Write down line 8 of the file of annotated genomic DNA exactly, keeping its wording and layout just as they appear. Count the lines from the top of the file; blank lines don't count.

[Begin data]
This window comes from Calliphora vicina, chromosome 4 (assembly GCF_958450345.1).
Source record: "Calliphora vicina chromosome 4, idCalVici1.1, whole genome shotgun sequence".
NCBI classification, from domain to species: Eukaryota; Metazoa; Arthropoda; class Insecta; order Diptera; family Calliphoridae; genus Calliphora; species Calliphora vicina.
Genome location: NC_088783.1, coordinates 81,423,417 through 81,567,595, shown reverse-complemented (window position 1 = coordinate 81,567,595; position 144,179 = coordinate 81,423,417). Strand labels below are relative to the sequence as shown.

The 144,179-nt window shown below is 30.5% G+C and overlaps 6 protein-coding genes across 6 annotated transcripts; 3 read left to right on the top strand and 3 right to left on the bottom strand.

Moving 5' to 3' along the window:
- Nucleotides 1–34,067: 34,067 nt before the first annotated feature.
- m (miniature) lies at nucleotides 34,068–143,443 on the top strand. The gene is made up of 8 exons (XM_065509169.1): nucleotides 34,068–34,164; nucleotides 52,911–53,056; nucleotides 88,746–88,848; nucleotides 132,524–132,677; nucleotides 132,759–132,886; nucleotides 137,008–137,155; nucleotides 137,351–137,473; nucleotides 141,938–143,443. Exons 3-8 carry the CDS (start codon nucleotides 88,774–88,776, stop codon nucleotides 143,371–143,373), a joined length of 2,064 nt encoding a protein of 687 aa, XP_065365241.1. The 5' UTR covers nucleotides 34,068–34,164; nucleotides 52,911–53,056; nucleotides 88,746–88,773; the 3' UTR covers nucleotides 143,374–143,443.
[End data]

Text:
- m (miniature) lies at nucleotides 34,068–143,443 on the top strand. The gene is made up of 8 exons (XM_065509169.1): nucleotides 34,068–34,164; nucleotides 52,911–53,056; nucleotides 88,746–88,848; nucleotides 132,524–132,677; nucleotides 132,759–132,886; nucleotides 137,008–137,155; nucleotides 137,351–137,473; nucleotides 141,938–143,443. Exons 3-8 carry the CDS (start codon nucleotides 88,774–88,776, stop codon nucleotides 143,371–143,373), a joined length of 2,064 nt encoding a protein of 687 aa, XP_065365241.1. The 5' UTR covers nucleotides 34,068–34,164; nucleotides 52,911–53,056; nucleotides 88,746–88,773; the 3' UTR covers nucleotides 143,374–143,443.